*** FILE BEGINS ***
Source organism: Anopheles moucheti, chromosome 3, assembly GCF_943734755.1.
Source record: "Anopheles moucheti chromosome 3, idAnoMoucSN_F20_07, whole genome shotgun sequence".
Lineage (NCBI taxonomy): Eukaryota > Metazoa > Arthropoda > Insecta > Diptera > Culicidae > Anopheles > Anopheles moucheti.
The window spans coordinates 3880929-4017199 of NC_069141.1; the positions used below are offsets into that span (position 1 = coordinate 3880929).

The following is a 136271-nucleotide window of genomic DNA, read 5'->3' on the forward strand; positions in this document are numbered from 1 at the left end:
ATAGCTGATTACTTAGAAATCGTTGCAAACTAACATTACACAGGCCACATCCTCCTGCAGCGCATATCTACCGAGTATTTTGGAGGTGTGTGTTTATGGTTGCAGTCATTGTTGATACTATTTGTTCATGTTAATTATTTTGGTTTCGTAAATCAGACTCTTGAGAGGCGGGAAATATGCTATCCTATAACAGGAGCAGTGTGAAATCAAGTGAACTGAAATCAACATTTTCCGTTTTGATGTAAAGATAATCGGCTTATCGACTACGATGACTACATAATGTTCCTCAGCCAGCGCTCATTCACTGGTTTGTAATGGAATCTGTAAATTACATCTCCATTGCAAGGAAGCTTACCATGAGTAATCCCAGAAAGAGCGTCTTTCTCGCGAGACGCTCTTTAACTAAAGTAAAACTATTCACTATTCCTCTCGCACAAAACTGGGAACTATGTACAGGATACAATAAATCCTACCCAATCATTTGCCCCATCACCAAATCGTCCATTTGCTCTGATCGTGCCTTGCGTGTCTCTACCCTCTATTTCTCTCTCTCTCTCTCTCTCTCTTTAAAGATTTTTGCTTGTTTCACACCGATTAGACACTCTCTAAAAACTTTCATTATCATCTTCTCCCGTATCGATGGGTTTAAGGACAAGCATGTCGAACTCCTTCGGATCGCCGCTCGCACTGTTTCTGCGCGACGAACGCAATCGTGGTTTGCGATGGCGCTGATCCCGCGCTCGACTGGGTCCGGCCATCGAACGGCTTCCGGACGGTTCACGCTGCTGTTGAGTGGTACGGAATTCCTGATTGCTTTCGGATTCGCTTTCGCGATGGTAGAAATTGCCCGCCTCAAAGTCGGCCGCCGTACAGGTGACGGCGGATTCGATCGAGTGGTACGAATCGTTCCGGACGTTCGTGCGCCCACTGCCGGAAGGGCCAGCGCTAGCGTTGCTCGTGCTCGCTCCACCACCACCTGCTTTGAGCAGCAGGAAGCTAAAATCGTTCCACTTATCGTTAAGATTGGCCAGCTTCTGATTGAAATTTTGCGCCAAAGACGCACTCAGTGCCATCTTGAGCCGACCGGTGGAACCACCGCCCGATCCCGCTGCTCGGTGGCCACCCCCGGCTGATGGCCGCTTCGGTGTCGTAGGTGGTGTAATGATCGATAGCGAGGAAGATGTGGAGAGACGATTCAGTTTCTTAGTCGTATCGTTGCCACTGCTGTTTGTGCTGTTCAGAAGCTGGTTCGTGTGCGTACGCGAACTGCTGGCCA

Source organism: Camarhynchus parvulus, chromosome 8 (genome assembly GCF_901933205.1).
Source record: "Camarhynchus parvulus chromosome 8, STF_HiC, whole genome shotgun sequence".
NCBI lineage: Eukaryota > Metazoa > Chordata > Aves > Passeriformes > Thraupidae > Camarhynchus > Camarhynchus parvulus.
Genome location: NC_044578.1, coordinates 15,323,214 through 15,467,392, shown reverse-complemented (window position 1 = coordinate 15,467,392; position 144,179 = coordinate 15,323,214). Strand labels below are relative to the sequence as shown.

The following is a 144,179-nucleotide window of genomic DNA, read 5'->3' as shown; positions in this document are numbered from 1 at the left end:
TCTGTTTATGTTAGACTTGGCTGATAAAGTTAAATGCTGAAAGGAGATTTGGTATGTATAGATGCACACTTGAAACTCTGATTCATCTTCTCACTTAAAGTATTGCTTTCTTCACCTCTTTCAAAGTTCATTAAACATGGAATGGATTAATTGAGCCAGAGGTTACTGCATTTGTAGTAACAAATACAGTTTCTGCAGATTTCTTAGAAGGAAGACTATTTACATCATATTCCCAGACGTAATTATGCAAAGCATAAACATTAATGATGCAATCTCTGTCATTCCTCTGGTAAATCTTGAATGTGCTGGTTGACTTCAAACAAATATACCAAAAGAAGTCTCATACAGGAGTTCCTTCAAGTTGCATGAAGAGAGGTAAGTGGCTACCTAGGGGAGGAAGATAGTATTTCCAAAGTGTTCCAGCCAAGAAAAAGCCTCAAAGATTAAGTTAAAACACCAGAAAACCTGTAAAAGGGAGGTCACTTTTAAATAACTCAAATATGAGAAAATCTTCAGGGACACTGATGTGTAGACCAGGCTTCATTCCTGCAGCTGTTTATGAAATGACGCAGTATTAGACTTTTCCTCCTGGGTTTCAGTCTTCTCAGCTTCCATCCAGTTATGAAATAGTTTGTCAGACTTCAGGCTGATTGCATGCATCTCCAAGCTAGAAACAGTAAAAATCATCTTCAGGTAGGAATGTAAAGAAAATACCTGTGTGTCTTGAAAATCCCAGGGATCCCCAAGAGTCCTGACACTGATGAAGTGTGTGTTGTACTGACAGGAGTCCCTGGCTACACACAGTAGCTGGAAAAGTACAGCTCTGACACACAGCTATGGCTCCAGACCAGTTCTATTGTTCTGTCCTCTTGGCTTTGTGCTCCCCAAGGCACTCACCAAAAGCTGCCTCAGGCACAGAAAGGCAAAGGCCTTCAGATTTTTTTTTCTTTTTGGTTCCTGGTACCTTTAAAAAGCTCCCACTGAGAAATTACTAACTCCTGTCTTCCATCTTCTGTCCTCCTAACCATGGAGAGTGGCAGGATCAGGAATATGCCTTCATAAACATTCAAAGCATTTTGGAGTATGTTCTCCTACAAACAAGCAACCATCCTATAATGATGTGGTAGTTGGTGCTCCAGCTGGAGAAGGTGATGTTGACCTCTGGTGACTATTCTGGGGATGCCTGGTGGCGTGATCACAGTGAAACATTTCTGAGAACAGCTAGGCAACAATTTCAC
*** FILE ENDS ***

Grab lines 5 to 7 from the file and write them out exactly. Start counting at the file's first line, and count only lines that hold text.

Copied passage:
The following is a 136271-nucleotide window of genomic DNA, read 5'->3' on the forward strand; positions in this document are numbered from 1 at the left end:
ATAGCTGATTACTTAGAAATCGTTGCAAACTAACATTACACAGGCCACATCCTCCTGCAGCGCATATCTACCGAGTATTTTGGAGGTGTGTGTTTATGGTTGCAGTCATTGTTGATACTATTTGTTCATGTTAATTATTTTGGTTTCGTAAATCAGACTCTTGAGAGGCGGGAAATATGCTATCCTATAACAGGAGCAGTGTGAAATCAAGTGAACTGAAATCAACATTTTCCGTTTTGATGTAAAGATAATCGGCTTATCGACTACGATGACTACATAATGTTCCTCAGCCAGCGCTCATTCACTGGTTTGTAATGGAATCTGTAAATTACATCTCCATTGCAAGGAAGCTTACCATGAGTAATCCCAGAAAGAGCGTCTTTCTCGCGAGACGCTCTTTAACTAAAGTAAAACTATTCACTATTCCTCTCGCACAAAACTGGGAACTATGTACAGGATACAATAAATCCTACCCAATCATTTGCCCCATCACCAAATCGTCCATTTGCTCTGATCGTGCCTTGCGTGTCTCTACCCTCTATTTCTCTCTCTCTCTCTCTCTCTCTTTAAAGATTTTTGCTTGTTTCACACCGATTAGACACTCTCTAAAAACTTTCATTATCATCTTCTCCCGTATCGATGGGTTTAAGGACAAGCATGTCGAACTCCTTCGGATCGCCGCTCGCACTGTTTCTGCGCGACGAACGCAATCGTGGTTTGCGATGGCGCTGATCCCGCGCTCGACTGGGTCCGGCCATCGAACGGCTTCCGGACGGTTCACGCTGCTGTTGAGTGGTACGGAATTCCTGATTGCTTTCGGATTCGCTTTCGCGATGGTAGAAATTGCCCGCCTCAAAGTCGGCCGCCGTACAGGTGACGGCGGATTCGATCGAGTGGTACGAATCGTTCCGGACGTTCGTGCGCCCACTGCCGGAAGGGCCAGCGCTAGCGTTGCTCGTGCTCGCTCCACCACCACCTGCTTTGAGCAGCAGGAAGCTAAAATCGTTCCACTTATCGTTAAGATTGGCCAGCTTCTGATTGAAATTTTGCGCCAAAGACGCACTCAGTGCCATCTTGAGCCGACCGGTGGAACCACCGCCCGATCCCGCTGCTCGGTGGCCACCCCCGGCTGATGGCCGCTTCGGTGTCGTAGGTGGTGTAATGATCGATAGCGAGGAAGATGTGGAGAGACGATTCAGTTTCTTAGTCGTATCGTTGCCACTGCTGTTTGTGCTGTTCAGAAGCTGGTTCGTGTGCGTACGCGAACTGCTGGCCA

Source organism: Camarhynchus parvulus, chromosome 8 (genome assembly GCF_901933205.1).